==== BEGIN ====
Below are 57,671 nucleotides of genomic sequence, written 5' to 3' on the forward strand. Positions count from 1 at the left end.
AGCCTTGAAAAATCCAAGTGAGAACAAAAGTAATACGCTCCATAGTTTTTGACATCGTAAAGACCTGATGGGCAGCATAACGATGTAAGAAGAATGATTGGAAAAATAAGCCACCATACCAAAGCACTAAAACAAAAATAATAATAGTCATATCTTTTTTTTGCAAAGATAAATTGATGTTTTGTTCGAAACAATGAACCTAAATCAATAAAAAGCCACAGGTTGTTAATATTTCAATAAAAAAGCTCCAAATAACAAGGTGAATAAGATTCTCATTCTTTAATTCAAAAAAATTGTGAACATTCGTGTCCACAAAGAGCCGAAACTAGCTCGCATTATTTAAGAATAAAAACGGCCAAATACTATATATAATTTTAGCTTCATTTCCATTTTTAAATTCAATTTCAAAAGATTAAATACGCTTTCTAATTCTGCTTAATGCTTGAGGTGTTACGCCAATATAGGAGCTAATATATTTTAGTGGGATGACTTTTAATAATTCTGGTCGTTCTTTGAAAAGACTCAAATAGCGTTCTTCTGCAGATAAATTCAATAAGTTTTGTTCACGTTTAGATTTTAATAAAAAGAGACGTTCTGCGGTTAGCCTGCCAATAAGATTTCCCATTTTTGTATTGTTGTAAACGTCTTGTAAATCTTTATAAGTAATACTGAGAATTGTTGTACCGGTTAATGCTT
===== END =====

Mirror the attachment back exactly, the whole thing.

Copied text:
Below are 57,671 nucleotides of genomic sequence, written 5' to 3' on the forward strand. Positions count from 1 at the left end.
AGCCTTGAAAAATCCAAGTGAGAACAAAAGTAATACGCTCCATAGTTTTTGACATCGTAAAGACCTGATGGGCAGCATAACGATGTAAGAAGAATGATTGGAAAAATAAGCCACCATACCAAAGCACTAAAACAAAAATAATAATAGTCATATCTTTTTTTTGCAAAGATAAATTGATGTTTTGTTCGAAACAATGAACCTAAATCAATAAAAAGCCACAGGTTGTTAATATTTCAATAAAAAAGCTCCAAATAACAAGGTGAATAAGATTCTCATTCTTTAATTCAAAAAAATTGTGAACATTCGTGTCCACAAAGAGCCGAAACTAGCTCGCATTATTTAAGAATAAAAACGGCCAAATACTATATATAATTTTAGCTTCATTTCCATTTTTAAATTCAATTTCAAAAGATTAAATACGCTTTCTAATTCTGCTTAATGCTTGAGGTGTTACGCCAATATAGGAGCTAATATATTTTAGTGGGATGACTTTTAATAATTCTGGTCGTTCTTTGAAAAGACTCAAATAGCGTTCTTCTGCAGATAAATTCAATAAGTTTTGTTCACGTTTAGATTTTAATAAAAAGAGACGTTCTGCGGTTAGCCTGCCAATAAGATTTCCCATTTTTGTATTGTTGTAAACGTCTTGTAAATCTTTATAAGTAATACTGAGAATTGTTGTACCGGTTAATGCTT